Germany’s unemployment fell more than forecasted in September as indicated by a Destatis unemployment change report today. The data suggest that the European Union’s largest economy is surviving the region’s debt crisis and the labour market is slowly picking up momentum as employers are beginning to hire more people despite concerns lately of a new recession in Europe and the rest of the globe.
Seasonally adjusted figures from the labour office showed the number of unemployed fell by 26,000, far more than the 8,000-drop expected by economists, putting the jobless rate at its lowest level since reunification two decades ago. The numbers put unemployment at 6.9 percent now.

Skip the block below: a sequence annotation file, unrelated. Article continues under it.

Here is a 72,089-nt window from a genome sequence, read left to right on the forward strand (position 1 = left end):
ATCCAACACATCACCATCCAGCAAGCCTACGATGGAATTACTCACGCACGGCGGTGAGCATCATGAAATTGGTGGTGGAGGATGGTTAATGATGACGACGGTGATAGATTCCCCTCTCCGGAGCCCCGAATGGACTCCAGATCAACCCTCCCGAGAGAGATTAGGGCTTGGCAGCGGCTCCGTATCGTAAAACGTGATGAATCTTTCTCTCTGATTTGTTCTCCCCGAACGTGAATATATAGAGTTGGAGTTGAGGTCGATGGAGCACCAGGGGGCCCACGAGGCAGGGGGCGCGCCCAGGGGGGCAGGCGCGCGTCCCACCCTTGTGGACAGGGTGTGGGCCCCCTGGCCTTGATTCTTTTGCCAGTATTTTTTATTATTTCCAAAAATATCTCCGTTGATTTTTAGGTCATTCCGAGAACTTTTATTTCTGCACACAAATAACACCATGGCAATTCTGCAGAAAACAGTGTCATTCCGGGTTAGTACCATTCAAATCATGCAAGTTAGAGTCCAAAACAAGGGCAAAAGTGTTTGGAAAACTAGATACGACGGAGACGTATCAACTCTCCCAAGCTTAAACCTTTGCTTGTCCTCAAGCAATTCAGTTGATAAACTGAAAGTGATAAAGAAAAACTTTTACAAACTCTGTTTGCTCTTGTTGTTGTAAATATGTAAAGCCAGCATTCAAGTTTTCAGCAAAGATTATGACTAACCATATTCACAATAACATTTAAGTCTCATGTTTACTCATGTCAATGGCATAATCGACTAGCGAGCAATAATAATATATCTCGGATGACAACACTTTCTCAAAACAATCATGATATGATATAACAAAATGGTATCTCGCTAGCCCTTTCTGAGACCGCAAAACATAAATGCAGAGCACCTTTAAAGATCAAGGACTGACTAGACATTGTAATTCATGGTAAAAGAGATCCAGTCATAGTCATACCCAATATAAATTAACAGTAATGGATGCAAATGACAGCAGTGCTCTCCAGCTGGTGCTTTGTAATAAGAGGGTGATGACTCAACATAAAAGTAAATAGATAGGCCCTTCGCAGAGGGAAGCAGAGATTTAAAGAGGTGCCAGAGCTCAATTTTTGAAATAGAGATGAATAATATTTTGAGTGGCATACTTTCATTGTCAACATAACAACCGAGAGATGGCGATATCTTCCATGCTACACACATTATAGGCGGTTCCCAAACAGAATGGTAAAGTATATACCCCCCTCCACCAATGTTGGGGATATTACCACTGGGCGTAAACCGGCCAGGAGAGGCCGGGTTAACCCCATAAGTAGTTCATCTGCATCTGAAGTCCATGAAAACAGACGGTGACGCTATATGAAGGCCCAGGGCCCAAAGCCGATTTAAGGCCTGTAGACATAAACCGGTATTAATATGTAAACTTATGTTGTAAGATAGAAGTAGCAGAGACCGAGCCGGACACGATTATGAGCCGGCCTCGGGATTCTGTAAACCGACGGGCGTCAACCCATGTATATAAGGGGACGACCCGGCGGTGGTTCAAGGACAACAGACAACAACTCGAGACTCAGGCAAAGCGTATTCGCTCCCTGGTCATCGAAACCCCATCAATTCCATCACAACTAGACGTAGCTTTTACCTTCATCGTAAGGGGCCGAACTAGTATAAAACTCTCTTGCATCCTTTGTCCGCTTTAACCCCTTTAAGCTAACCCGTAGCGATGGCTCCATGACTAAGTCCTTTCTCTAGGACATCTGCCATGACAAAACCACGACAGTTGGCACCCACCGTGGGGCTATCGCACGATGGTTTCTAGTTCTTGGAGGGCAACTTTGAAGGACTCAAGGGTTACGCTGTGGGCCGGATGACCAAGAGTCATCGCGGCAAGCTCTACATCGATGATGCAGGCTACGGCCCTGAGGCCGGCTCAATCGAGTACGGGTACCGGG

Germany’s swift recovery has helped stimulate growth in Europe, despite growing concerns over how the euro zone is handling the debt crisis in its weaker periphery states.
German spending and output have helped power the region’s expansion. Export growth accelerated in the second quarter, helping counter a drop in consumer demand and construction output. Imports increased 3.2 percent in that period, up from 1.7 percent in the previous three months.
The euro rose after the release at 07:55 GMT, to hit a session high of 1.3677 from 1.3659. It last traded at 1.3667 at 10:00 GMT.